Before you create your personal adventure list- Let’s define adventure.
There are as many definitions of adventure as there are types of adventures to be experienced.
Adventure is getting out and being bold. It’s trying new foods or new activities to say you’ve done it. It’s anything that pushes your routine and comfort zone…but most of all it’s fun and thrilling.
For our purposes, adventures for Baby Boomers and retirement generally means something outside your day to day routine, Not necessarily risky but risky in that it pushes your experience level and maybe your comfort zone but is still something you’d like to try.
Adventures can be broken down into all types of new activities:
Glass fusing, art
Exploring all National parks
Visiting Natural wonders of the world
Deep sea Diving
Gardening, painting, ceramics, wood working, etc.
In summary, an adventure may include learning or trying something new to you. Something that you are curious about and excited to experience.
You’re much more likely to make your wishes come true if you write down exactly what it is you want. This list is limitless. If there are limitations, they are individual to your own restrictions. Maybe these are physical restrictions, maybe financial, maybe health restrictions but for the most part…it’s all wide open
What are other options besides work? Explore Volunteerism!
Find a volunteer gig – not something to fill time, but something that really fulfills you.
Volunteerism is an area that is wide open. Places where you can make a difference both for those you are helping and for helping yourself. Visit this link offered by the Corporation of National and Community Services. Whatever your passions are, whatever touches your heart, there are many places that welcome volunteers.
How can you help?
Think about our own life span so far and you will be able to picture the life spans of those who may need some type of help. For example:
There are babies to be rocked, and toddlers to be watched.
Children need tutoring and teens need mentoring.
College kids need a surrogate ‘family-like’ place to regroup.
Nurseries need helpers and senior centers need caregivers.
Blood banks need donors
Missions need teachers.
Libraries need storytellers
Hospitals need folks ready with a quick smile and a reassuring hand.
Election headquarters need campaigners.
School field trips need chaperones.
Warm meals need delivered.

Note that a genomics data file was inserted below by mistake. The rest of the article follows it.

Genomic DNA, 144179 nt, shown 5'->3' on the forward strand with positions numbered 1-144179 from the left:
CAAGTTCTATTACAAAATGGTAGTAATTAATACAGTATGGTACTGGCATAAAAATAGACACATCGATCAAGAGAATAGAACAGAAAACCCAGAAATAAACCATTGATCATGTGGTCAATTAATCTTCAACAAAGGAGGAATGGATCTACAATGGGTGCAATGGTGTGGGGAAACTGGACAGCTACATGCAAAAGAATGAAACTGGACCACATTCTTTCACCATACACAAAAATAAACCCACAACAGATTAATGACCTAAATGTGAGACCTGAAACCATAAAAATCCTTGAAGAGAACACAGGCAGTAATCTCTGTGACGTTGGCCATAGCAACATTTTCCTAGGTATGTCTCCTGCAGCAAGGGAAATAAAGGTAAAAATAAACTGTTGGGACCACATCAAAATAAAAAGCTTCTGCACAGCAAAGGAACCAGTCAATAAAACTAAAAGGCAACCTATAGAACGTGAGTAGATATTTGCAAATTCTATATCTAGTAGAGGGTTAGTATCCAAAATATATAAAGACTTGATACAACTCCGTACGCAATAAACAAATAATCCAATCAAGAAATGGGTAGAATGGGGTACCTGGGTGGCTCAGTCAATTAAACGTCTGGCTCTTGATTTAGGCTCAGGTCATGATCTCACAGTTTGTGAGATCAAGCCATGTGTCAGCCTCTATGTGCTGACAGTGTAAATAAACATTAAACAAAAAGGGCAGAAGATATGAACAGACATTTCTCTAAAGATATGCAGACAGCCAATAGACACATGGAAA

Those disabled need transportation.
Lonely folks need company.
The list, like the “beat of the Sixties” that we Boomers are so familiar with, just goes on.
Most of these volunteer opportunities don’t require special skills. They require the precious gift that you now have, time. Time is the same commodity that is in short supply when you’re working 40 hours a week.
Research shows there is as much benefit to you from volunteering as there is for those you are helping.
In retirement, I said yes to a senior tap dance group from the senior center. Only sixty at the time and retired, I wanted to try something new.
Most of my Marketing Director career was spent meeting deadlines, arguing budgets, competing for new business, presenting my point of view and generally keeping my closet ‘Rockette’ under wraps.
While retired from my real job, but having flex time working as a consultant in my previous field, I found I had time to strap on an old pair of tap shoes and revamp my childhood “shuffle ball change.”
Pam’s October 3rd post “The Healthy Aging Way to ease into Exercise” and her September 30th post, “Move it or Lose it” mentioned “Dixie was a gymnast.” That’s true but certainly not by today’s standards.
In 1961 at Clairemont High School we had a gymnastic team that competed with other high school girls and boys around the area. None of our schools had ‘uneven parallel bars’ at the time but we had mats, a balance beam, and a “horse/vault. It was fun and competitive and great exercise. Kudos to Southern California for encouraging sports for both genders ahead of the rest of the nation.
As you can see by these ribbons, I didn’t set any world records (but this was before everyone who showed up got a ribbon.)
Exercising early in life influences exercise as adults.
Anyway, that started me thinking about my childhood exercise activities leading up to High School. My parents were physically active. Dad played football in high school and mom was a “tumbler” and earned a letter “T” to show for it. They remained ‘active’ throughout their lives.
My early school years were in Southern Indiana, followed by a year stint in Seattle, Washington. From there, in 1956, we moved to the Denver, Colorado area for my middle school years. Then we moved to San Diego in 1959 for high school. All of these locations found us trying some sport or exercise relevant to the area. Continue reading Healthy Aging equals Exercise Wake up Call!